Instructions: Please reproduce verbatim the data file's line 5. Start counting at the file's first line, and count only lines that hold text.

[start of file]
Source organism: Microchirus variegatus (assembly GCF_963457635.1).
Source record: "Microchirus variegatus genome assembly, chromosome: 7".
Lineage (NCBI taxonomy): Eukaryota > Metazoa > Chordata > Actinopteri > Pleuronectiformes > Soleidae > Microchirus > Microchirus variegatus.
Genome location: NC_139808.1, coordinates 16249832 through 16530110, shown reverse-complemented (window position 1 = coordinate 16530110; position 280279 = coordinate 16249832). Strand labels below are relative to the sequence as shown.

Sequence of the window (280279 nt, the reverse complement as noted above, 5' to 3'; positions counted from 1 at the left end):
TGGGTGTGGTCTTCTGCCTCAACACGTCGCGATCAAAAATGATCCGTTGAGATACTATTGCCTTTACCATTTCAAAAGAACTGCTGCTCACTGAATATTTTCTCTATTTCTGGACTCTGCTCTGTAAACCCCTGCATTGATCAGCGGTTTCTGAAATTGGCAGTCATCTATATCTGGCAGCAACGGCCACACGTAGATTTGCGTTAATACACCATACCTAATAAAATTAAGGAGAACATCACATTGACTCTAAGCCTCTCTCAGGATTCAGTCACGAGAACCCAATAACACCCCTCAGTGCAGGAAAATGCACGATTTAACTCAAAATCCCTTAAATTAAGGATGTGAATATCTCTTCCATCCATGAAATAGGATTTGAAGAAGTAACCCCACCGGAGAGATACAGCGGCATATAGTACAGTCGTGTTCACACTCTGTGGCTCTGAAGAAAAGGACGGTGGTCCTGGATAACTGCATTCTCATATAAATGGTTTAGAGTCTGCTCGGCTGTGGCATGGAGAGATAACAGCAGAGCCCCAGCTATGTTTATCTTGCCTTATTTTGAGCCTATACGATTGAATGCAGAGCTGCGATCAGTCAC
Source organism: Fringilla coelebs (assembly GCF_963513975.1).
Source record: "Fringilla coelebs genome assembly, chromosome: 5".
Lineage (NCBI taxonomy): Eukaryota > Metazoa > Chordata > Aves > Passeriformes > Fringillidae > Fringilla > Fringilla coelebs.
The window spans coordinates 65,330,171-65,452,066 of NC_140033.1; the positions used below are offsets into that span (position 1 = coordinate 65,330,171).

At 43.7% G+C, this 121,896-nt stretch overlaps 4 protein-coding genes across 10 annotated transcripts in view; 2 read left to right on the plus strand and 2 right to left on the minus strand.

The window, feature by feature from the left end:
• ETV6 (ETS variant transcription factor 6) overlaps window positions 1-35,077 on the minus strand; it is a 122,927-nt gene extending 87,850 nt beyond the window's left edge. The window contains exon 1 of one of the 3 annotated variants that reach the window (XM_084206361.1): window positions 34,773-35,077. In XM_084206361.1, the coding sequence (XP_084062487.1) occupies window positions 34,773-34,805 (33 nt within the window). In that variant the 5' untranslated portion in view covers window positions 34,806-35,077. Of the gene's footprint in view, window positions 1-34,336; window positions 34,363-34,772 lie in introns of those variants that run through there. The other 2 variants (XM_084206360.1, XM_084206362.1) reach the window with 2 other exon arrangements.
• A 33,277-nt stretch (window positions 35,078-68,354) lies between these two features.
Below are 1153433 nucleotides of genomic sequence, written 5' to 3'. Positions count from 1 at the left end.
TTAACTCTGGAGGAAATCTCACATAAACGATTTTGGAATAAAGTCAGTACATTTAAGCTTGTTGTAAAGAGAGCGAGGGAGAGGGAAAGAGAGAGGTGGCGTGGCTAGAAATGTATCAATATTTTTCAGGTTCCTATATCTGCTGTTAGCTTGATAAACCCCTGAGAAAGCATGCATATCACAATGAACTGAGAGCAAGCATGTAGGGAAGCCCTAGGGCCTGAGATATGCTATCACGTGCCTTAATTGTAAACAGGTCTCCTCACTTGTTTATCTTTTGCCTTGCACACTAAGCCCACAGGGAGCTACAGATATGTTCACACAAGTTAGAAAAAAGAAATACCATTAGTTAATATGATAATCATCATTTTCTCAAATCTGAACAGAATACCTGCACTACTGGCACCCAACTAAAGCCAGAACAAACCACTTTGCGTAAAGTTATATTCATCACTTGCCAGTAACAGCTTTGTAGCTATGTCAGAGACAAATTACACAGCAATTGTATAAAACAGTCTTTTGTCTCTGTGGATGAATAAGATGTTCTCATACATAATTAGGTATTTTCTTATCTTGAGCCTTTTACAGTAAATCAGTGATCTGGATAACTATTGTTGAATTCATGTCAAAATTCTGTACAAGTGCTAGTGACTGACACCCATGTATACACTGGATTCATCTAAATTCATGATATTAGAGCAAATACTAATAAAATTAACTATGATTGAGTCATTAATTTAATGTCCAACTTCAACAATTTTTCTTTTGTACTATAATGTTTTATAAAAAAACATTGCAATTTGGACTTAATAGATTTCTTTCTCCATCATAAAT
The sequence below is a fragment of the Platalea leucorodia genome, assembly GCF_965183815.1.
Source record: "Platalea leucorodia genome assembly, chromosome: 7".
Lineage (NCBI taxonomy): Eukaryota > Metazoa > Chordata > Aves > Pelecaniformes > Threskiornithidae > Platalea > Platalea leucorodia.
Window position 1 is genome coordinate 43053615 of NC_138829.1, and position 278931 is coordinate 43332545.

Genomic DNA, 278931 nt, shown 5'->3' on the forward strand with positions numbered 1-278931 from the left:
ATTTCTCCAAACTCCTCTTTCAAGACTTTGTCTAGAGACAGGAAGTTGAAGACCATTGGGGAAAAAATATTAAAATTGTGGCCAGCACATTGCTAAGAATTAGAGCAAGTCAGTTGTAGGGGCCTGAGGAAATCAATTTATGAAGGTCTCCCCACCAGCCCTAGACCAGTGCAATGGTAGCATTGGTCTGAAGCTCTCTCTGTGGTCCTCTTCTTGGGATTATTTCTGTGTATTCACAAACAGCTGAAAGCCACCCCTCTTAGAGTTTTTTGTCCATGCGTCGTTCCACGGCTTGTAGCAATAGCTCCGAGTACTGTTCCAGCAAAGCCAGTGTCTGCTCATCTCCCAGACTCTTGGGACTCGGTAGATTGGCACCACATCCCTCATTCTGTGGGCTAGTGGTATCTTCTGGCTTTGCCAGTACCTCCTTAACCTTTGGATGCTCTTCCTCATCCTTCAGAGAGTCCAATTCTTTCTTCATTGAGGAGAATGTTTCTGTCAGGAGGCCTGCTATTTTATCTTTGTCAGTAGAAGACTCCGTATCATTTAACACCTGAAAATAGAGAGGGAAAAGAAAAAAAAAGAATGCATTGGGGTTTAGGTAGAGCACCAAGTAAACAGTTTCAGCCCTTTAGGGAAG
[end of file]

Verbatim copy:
Sequence of the window (280279 nt, the reverse complement as noted above, 5' to 3'; positions counted from 1 at the left end):